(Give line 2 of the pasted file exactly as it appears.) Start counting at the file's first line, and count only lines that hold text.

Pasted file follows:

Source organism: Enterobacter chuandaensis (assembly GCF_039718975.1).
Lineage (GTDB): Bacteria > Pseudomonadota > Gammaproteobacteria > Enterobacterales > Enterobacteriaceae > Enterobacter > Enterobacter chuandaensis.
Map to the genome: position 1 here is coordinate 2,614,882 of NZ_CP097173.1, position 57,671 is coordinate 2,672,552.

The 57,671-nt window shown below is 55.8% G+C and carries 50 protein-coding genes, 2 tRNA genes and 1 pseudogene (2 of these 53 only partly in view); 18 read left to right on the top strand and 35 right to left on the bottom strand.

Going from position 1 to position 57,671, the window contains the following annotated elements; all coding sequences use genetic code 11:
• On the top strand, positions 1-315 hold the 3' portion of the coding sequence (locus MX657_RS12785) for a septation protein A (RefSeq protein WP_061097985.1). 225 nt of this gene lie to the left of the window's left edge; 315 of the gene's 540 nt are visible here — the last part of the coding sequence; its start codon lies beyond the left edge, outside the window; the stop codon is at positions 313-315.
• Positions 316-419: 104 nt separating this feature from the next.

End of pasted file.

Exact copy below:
Lineage (GTDB): Bacteria > Pseudomonadota > Gammaproteobacteria > Enterobacterales > Enterobacteriaceae > Enterobacter > Enterobacter chuandaensis.